#UKHeatwave London Wildlife needs Water too

If you live in an area which doesn’t have much fresh water around, particularly in urban cities, try and put out fresh water for the wildlife such as the birds and foxes. Fill it up in the evening too.

When it is very dry and hot, a lot of our wildlife find it hard to find water.

Put some waterbowls outside for them, and if you can make a mini pond for the them, even better. The butterflies will also appreciate a bit of fruit.

UPDATE: I have had dunnocks, magpies and pigeons drinking from my waterbowl.


London: Thunderstorm – 30 Safety Tips #ukstorm

In London, we are just about to have a big thunderstorm. We are on Amber Alert and I thought I would put out some safety tips for you.

Some of these were things we did in my own family when there was a thunderstorm, and some of these I found out from other useful weather sites.

1. Mirrors – Cover them

2. Don’t use the phone with a cable. I forgot to remove the phone plug once and my answerphone was damaged and I had a crackly line. I managed to sort out the crackly line from BT though.

3. Unplug non-essential appliances to avoid a power surge and shock.

4. Don’t use a mobile phone outside

5. Avoid windows and doors. Lightning can go through glass and cracks in doors. I have also seen, horizontal lightning, when I was on the farm in Kent.

6. Stay inside, or stay in a car

7. The Met Office advises to avoid using showers, taps, sinks and baths and don’t put laundry in the washing machine.

8. Keep the dog calm, preferably with you. I also used to pull the curtains. For extreme cases, please see your vet, there are safe and effective medications to help with loud noise phobias. Dogs left out in large, open fenced area may have little protection from lightning strike. Shelter in a dog house or under a tree would present greater risk.

9. I made sure I had two ‘escape routes’ in the house, just in case. I tended to stay downstairs in a thunderstorm.

10. Charge your laptop etc beforehand. You can also warn others on social media beforehand.

11. Keep spare batteries for the radio and watch the clouds.

12. Avoid contact with plumbing

13. Avoid electrical appliances with cords. Switch them off.

14. Avoid driving in a thunderstorm, as you could get blinded by lightning and cause a crash and a fatality. Lightning, which can strike as far as 10 miles from an area of rainfall. Make sure windows in the car are shut.

15. Avoid riding on anything metal during a severe thunderstorm with close lightning, such as a bicycle or motorbike. I knew someone who was struck twice, yes, twice, on a bicycle in the UK. And avoid riding horses, who will be scared.

16. Use a suitable weather site showing you where the lightning is such as

http://www.lightningmaps.org/?lang=en#y=52.2137;x=1.5514;z=7;t=3;m=sat;r=0;s=0;o=0;b=0.00;n=0;d=2;dl=2;dc=0;ra=1; or you can calculate where the lightning is ie count the seconds between the flash and the thunder and divide by 5. Lightning can strike 5-10 miles ahead of the storm, so if the lightening flash and thunder is 30 seconds or less, it means the lightening is about 5 miles away. Be sure to seek shelter! 

17. Stay away from trees and open spaces

18. Avoid fishing (one man in the US was struck using a metal rod when he was fishing six times).

19. Avoid water. Boaters and swimmers should get to shore as quickly as possible, as water conducts electricity. Avoid washing the dishes.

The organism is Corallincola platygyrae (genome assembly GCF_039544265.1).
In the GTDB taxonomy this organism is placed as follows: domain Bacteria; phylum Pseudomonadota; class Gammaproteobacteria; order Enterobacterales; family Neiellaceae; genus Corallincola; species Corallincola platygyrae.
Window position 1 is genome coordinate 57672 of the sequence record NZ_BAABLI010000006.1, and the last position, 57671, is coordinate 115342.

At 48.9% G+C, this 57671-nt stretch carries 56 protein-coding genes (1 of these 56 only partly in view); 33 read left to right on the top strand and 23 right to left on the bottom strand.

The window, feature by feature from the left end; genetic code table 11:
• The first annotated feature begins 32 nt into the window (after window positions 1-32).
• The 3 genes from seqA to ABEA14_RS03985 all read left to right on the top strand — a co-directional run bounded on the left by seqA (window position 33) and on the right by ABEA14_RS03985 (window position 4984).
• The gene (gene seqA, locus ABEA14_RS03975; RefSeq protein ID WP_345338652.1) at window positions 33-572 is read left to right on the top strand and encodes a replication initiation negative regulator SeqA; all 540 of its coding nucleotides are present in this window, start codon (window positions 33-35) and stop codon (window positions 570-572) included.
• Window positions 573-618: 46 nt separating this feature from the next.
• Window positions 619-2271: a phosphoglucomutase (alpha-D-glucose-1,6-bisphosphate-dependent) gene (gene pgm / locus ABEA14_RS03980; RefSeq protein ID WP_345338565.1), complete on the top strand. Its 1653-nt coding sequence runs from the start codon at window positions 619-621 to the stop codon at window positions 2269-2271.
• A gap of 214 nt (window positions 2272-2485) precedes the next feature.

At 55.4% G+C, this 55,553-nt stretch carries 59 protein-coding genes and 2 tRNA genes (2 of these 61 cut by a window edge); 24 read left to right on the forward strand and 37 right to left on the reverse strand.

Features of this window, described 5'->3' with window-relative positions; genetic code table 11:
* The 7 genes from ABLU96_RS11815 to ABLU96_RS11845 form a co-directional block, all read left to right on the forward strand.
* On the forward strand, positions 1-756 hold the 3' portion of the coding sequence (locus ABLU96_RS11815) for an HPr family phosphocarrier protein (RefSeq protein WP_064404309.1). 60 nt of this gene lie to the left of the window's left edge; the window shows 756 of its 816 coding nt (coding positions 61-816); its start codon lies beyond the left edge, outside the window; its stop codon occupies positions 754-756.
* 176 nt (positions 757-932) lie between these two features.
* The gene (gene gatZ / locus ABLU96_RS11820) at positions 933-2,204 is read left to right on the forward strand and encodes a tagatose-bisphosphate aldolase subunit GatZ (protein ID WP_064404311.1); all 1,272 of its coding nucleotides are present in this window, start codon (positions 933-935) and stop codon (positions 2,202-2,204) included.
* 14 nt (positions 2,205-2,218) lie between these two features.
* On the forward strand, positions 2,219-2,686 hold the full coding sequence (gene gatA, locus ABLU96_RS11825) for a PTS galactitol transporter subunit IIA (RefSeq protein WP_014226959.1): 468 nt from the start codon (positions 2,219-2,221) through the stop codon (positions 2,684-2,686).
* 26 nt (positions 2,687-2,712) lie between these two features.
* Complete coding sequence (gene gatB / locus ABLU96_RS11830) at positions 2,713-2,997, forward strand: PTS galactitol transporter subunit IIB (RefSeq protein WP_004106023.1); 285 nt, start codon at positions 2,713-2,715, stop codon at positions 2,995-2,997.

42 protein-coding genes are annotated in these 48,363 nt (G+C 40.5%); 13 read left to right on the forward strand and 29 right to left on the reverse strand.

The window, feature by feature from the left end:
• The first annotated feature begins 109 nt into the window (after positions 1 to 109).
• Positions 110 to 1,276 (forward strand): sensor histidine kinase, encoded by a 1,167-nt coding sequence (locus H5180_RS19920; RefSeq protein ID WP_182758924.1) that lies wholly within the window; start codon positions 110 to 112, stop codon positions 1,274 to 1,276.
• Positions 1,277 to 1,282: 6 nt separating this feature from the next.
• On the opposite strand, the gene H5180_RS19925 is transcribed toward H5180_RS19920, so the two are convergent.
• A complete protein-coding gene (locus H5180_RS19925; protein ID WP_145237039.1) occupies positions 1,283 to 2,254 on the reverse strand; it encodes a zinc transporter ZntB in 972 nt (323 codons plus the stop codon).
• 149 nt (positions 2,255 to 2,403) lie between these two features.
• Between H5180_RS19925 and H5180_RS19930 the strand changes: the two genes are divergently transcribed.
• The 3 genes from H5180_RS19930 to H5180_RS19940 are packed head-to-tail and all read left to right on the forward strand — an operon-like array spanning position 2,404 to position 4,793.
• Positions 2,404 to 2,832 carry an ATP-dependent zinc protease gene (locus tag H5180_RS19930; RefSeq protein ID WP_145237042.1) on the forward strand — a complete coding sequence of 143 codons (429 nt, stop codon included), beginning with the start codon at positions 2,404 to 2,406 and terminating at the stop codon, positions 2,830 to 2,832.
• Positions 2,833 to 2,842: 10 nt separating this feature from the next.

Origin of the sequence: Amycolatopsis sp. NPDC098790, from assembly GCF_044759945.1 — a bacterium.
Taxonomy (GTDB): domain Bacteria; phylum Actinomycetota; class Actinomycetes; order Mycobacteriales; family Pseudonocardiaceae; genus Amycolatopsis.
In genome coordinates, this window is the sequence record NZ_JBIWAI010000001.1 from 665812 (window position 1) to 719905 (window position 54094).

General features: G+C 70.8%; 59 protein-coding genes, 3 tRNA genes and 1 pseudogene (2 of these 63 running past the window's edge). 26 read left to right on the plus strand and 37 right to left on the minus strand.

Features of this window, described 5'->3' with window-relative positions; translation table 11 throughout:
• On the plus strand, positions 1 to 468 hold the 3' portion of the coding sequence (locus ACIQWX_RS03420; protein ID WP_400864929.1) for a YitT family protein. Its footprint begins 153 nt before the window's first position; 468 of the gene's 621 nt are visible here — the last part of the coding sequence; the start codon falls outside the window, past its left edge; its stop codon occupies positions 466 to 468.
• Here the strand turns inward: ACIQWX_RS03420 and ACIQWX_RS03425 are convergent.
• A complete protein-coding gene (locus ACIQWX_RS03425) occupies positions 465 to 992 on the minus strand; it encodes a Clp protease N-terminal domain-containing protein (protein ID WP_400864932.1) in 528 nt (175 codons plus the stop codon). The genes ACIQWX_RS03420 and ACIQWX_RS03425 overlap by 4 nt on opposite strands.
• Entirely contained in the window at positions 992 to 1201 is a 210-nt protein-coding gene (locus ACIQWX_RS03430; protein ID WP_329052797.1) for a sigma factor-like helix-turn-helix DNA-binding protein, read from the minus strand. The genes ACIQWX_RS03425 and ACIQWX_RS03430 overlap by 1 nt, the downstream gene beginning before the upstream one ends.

20. If you’re with a group of people stay about 15 feet from each other, if you are outside. One of my colleagues was in South Africa, in a school playground and lightning struck them. I think some school kids died. She was about 10 at the time.

21 Don’t stand in puddles

22. Stay away from clotheslines, fences, and drop your backpacks because they often have metal on them.

23. If you see or hear a thunderstorm coming or your hair stands on end and your skin tingles, go inside immediately!

24. Avoid using metal tools and sports equipment, like tennis racquets. (This is going to be interesting, as it is Wimbledon this week).

25. Make sure your house insurance is up-to-date

26. If thunderstorms are forecast, postpone or cancel outdoor activities

27. Do not put up an umbrella during a thunderstorm, even if other people are doing it.

28. Avoid poles

29. If you are outside, choose a low spot and crouch.

30. Be wary of venturing out too soon – the BBC Weather Centre advises waiting thirty minutes after the last flash


” Call for help as they’ll need urgent medical attention. It’s safe to touch them – people struck by lightning carry no electrical charge that can shock other people.
Check for a pulse and for breathing – if you know first aid, begin artificial respiration and CPR if necessary. If they’re breathing, check for other possible injuries. Lightning strike victims have burns in two places – where the electric shock entered and then left the body, usually the soles of the feet. They may have broken bones or loss of hearing or sight.”

England: “Because it’s Tradition”, we do weird & stupid things.


I always find that State Opening of Parliament fills me with nausea. We have this cringeworthy spectacle for an unelected woman to make a speech in Parliament, a supposed democratic institution. (hello?) Is it just me to thinks this is weird?. The mass media never talk about this. It is like the elephant in the room.

Then I also get annoyed that the soldiers in their bearskin hats are outside Parliament in a 32C heatwave, and are not being allowed to take them off ‘because of tradition’. It is just ‘not good form’ to do that. So soldiers are expected to faint instead. What kind of culture are we in? The class system is plain stupid. What kind of army leaders do we have? What, a ‘real soldier’ doesn’t take his bearskin off? The Queen didn’t seem bothered at all that they were very uncomfortable. Well, she is of a different generation. After all these years, they still make soldiers keep them on. Why don’t soldiers stand up to this nonsense – they are probably court martialled if they do, or bullied.